By Victoria Bryan
BERLIN (Reuters) - Following a sharp fall in freight prices air cargo companies are set to trim their fleets and jobs further to battle overcapacity while looking for new partnerships and products to carry, industry executives and analysts say.
Global trade volumes fell for the first time since 2009 by 1.7 percent between the final quarter of 2015 and the first quarter of 2016 and the International Air Transport Association has lowered its growth forecast for air freight demand in 2016 to 2.1 percent from 3 percent.
And while the impact of Britain's Brexit vote on the UK air freight market remains uncertain, prices for air freight generally are down about 15-20 percent compared with last year due to capacity outstripping demand by a factor of three.
"It's a landslide," Lufthansa Cargo <LHAG.DE> CEO Peter Gerber said on Tuesday. "With prices falling so quickly, we have to cut costs."
Freight carriers are also seeking new types of business, or focusing on higher-margin areas, such as delivering pharmaceuticals.
Lufthansa Cargo for example says it is looking at dealing with customers directly, rather than via the freight forwarders that currently account for up to 95 percent of its business.
And it has been in talks with online retailers such as Alibaba <BABA.N> and Amazon.com <AMZN.O>, which have been reviewing their logistics chains to ensure goods can be sent to customers more quickly and reliably, although nothing has been agreed.
Seeking more control over its deliveries, Amazon in March signed a deal to lease 20 Boeing <BA.N> freighter aircraft to handle more of its own deliveries in the United States.
Lufthansa Cargo also plans to launch a new "basic" product in the autumn, for customers looking to transport standard shipments at a lower price and will target Lufthansa airline passengers too, offering them the chance to book freight directly, for example to bring their motorbike with them for a foreign road trip.
Freighter fleets are also increasingly competing with the belly space in passenger planes, as travel demand booms and new planes provide more space in their holds for cargo.
Over the past decade, passenger revenues have doubled, while cargo revenues are expected to fall back to where they were 10 years ago.
As a result Japan Airlines <9201.T> and Thai Airways <THAI.BK> have completely stopped operating freighters, as has British Airways-owner IAG <ICAG.L>, which carries much of its freight on its scheduled passenger services as well as sharing some freighter capacity with Qatar Airways. Others have held on, but continue to feel the impact.
"Talking to other airlines they say the current numbers for their cargo business are very tough and their forecasts for the cargo business are also tough as well," Osamu Shinobe, president and CEO of All Nippon Airways <9202.T>, which has a cargo joint venture with Lufthansa, said in Dublin last month.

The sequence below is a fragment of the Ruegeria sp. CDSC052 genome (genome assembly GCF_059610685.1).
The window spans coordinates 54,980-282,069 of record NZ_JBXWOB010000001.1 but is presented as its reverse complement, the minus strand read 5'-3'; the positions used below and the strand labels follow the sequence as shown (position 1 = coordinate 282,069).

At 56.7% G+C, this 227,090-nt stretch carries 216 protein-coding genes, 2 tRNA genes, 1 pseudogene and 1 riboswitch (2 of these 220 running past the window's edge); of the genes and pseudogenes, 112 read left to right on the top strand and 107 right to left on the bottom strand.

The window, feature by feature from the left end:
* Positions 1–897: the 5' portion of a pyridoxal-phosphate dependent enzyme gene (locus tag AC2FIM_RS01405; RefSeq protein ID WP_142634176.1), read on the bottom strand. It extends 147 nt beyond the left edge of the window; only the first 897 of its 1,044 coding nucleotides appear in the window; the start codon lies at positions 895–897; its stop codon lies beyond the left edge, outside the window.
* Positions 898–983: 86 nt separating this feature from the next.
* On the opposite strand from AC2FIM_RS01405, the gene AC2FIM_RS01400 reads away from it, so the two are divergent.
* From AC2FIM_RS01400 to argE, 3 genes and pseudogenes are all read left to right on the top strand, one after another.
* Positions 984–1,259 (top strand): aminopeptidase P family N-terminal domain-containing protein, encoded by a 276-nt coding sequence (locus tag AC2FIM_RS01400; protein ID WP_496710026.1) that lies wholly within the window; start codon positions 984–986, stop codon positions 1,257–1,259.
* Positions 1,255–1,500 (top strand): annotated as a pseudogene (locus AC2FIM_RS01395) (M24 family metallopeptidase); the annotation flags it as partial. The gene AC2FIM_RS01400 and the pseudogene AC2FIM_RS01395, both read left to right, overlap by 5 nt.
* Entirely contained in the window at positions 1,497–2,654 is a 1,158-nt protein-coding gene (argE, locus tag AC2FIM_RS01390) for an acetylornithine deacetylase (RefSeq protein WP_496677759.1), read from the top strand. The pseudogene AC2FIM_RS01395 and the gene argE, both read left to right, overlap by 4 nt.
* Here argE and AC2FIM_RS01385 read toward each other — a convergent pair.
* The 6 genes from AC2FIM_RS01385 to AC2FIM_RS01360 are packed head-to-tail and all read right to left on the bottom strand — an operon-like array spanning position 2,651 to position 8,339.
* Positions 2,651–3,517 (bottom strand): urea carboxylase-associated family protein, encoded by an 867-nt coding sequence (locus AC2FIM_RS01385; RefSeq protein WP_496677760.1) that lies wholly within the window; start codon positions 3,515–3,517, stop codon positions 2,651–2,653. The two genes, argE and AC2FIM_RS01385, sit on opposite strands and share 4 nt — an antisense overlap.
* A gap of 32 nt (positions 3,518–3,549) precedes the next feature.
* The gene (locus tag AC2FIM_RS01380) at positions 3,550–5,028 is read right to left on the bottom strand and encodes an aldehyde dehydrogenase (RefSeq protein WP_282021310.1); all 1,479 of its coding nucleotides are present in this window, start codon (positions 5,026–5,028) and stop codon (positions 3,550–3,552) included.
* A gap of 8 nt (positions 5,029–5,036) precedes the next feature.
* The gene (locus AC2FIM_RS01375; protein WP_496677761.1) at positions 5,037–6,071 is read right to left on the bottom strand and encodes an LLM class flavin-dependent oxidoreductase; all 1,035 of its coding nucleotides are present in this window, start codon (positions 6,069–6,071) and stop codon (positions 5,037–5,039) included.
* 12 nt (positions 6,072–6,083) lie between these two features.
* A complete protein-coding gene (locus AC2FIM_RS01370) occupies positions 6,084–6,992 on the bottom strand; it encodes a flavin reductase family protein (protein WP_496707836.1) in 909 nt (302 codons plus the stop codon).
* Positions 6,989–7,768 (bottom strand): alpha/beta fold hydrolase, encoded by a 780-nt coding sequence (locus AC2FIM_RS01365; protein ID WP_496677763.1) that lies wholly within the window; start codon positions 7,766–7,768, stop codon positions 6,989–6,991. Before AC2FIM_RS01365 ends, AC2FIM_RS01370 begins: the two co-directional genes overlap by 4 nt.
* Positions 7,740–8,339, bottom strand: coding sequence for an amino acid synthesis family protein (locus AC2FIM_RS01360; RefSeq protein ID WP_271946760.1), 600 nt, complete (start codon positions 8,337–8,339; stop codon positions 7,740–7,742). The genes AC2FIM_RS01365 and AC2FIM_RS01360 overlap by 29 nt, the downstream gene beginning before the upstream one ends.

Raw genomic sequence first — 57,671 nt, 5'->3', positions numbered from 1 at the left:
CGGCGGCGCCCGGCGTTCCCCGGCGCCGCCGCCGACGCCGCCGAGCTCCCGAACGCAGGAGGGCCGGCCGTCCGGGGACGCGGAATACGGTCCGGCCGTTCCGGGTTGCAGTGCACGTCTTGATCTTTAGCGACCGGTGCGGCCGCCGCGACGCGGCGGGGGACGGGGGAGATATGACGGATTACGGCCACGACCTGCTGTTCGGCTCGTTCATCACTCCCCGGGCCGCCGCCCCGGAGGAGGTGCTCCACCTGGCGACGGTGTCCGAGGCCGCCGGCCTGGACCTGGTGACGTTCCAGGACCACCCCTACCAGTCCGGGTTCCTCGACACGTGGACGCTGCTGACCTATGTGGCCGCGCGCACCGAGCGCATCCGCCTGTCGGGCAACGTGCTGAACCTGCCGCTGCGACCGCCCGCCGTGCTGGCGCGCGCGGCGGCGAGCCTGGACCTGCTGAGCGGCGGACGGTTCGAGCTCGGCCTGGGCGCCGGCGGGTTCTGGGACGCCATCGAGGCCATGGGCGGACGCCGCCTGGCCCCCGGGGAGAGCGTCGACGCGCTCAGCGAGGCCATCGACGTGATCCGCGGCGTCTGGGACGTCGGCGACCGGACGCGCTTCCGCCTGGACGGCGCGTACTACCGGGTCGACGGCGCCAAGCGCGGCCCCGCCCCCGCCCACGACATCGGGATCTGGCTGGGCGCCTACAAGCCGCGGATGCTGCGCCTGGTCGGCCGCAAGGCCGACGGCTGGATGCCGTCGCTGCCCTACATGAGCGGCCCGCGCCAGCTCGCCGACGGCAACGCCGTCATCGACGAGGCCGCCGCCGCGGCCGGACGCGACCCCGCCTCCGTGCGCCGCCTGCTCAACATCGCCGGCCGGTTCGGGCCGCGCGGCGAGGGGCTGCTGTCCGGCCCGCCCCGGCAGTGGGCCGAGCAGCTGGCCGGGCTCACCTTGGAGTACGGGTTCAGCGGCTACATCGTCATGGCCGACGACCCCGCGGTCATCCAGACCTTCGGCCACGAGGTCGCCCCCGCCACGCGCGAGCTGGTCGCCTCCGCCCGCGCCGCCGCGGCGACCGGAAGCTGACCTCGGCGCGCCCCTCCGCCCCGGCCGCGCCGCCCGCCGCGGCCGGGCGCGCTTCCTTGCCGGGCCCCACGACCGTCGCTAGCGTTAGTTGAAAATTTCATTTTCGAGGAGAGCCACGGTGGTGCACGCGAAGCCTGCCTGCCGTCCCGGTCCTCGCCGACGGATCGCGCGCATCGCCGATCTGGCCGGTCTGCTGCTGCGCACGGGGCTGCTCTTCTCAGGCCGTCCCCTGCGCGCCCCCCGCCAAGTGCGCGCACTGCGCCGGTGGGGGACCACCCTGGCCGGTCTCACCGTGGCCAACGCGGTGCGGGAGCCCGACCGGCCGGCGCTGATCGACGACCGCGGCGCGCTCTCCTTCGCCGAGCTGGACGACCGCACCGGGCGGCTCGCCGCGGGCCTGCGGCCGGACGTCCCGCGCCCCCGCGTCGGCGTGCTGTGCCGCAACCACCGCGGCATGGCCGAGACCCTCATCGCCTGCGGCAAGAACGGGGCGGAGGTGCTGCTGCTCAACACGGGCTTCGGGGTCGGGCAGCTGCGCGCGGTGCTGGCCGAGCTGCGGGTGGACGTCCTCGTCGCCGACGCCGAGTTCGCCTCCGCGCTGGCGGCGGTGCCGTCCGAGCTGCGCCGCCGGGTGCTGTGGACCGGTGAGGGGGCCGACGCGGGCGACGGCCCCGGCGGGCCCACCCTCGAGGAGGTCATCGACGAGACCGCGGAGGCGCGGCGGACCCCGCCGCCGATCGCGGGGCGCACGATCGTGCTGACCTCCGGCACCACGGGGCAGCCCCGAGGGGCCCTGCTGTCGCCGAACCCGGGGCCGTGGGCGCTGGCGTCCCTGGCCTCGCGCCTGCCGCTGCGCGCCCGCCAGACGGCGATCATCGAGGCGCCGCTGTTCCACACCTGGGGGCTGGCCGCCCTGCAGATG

Singapore Airlines <SIAL.SI> cargo division, which has cut its freighter fleet down to nine Boeing <BA.N> 747-400Fs from 17 a decade ago and has plans to cut two more, lost S$50 million ($36 million) in the 12 months to 31 March, up from S$22 million a year before.
Meanwhile Lufthansa's <LHAG.DE> cargo arm is in the black, but profits will drop significantly this year from 74 million euros ($83 million) in 2015 and it now plans to cut up to 800 staff worldwide, or about 17 percent of its workforce.
It has grounded two McDonnell Douglas MD11 freighters this year and has been reviewing its fleet.
Gerber said on Tuesday his freighter fleet was the right size for now but predicted more consolidation, partnerships and joint ventures were likely for the industry.
"There's no reason why the industry can't operate a profitable, re-sized cargo business to address the more limited growth in markets, but that takes time to achieve," IATA economist Brian Pearce said.
FedEx <FDX.N> completed a takeover of TNT in May to better compete with the world's largest logistics company DHL <DWPGn.DE>. On the airlines side, partnerships and joint ventures are more common because of foreign ownership restrictions.
FLYING IN DRUGS
IATA says that air freight carries one third of global trade by value, but less than 1 percent by volumes transported, as the industry concentrates on added-value time-critical cargoes, such as medicines.
Lufthansa, and fast-growing Emirates Airline and Qatar Airways have all invested in facilities to attract pharmaceutical customers, because higher margins can be achieved by providing fast, secure carriage for valuable products requiring temperature-controlled transportation.
The pharmaceuticals industry's spending on 'cold chain' logistics increased to an estimated $10.1 billion in 2015, up from $8.4 billion in 2014.
But even that market is becoming increasingly tough as the growth of cheaper generics increases the pressure on costs for pharmaceutical companies.
In 2013 85 percent of pharmaceuticals goods by volume were transported by air, against 5 percent via ocean, but that is set to change to 65 percent via air and 25 percent via ocean in 2016, according to consultants Beroe.
"No one flies freight voluntarily," Gerber said, adding that prices per kilo for air freight tended to be around 20-50 times that of sea freight. "So you can see why people do all they can not to have to send goods via air."
(Additional reporting by Peter Maushagen and Siva Govidasamy; Editing by Greg Mahlich)